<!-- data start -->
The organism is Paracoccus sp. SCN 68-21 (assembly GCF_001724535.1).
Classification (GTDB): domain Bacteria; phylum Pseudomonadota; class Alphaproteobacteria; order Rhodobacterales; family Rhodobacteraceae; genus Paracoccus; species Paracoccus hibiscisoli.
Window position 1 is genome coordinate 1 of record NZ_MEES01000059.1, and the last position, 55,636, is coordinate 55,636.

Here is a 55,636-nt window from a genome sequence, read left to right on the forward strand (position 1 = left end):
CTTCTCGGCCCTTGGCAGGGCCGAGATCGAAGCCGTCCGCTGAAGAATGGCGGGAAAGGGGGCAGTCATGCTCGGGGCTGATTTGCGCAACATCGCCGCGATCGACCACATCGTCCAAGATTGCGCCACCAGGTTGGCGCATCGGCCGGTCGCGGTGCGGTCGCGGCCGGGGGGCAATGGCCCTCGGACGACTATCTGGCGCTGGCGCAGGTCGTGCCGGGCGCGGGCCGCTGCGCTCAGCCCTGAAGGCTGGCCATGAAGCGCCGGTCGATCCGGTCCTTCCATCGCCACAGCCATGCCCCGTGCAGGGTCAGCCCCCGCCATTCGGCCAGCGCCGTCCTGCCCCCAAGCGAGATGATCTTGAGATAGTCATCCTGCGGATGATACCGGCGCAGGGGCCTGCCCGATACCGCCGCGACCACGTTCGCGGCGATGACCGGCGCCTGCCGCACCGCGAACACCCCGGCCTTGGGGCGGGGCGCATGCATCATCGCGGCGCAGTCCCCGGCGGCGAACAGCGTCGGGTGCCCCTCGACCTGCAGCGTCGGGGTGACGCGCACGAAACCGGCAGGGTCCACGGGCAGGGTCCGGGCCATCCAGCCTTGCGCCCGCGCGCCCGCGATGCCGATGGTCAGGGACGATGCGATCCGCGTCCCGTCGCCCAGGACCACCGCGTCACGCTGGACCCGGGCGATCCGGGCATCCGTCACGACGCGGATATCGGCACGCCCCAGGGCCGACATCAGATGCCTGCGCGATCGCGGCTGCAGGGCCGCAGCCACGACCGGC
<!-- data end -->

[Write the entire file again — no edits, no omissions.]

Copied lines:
The organism is Paracoccus sp. SCN 68-21 (assembly GCF_001724535.1).
Classification (GTDB): domain Bacteria; phylum Pseudomonadota; class Alphaproteobacteria; order Rhodobacterales; family Rhodobacteraceae; genus Paracoccus; species Paracoccus hibiscisoli.
Window position 1 is genome coordinate 1 of record NZ_MEES01000059.1, and the last position, 55,636, is coordinate 55,636.

Here is a 55,636-nt window from a genome sequence, read left to right on the forward strand (position 1 = left end):
CTTCTCGGCCCTTGGCAGGGCCGAGATCGAAGCCGTCCGCTGAAGAATGGCGGGAAAGGGGGCAGTCATGCTCGGGGCTGATTTGCGCAACATCGCCGCGATCGACCACATCGTCCAAGATTGCGCCACCAGGTTGGCGCATCGGCCGGTCGCGGTGCGGTCGCGGCCGGGGGGCAATGGCCCTCGGACGACTATCTGGCGCTGGCGCAGGTCGTGCCGGGCGCGGGCCGCTGCGCTCAGCCCTGAAGGCTGGCCATGAAGCGCCGGTCGATCCGGTCCTTCCATCGCCACAGCCATGCCCCGTGCAGGGTCAGCCCCCGCCATTCGGCCAGCGCCGTCCTGCCCCCAAGCGAGATGATCTTGAGATAGTCATCCTGCGGATGATACCGGCGCAGGGGCCTGCCCGATACCGCCGCGACCACGTTCGCGGCGATGACCGGCGCCTGCCGCACCGCGAACACCCCGGCCTTGGGGCGGGGCGCATGCATCATCGCGGCGCAGTCCCCGGCGGCGAACAGCGTCGGGTGCCCCTCGACCTGCAGCGTCGGGGTGACGCGCACGAAACCGGCAGGGTCCACGGGCAGGGTCCGGGCCATCCAGCCTTGCGCCCGCGCGCCCGCGATGCCGATGGTCAGGGACGATGCGATCCGCGTCCCGTCGCCCAGGACCACCGCGTCACGCTGGACCCGGGCGATCCGGGCATCCGTCACGACGCGGATATCGGCACGCCCCAGGGCCGACATCAGATGCCTGCGCGATCGCGGCTGCAGGGCCGCAGCCACGACCGGC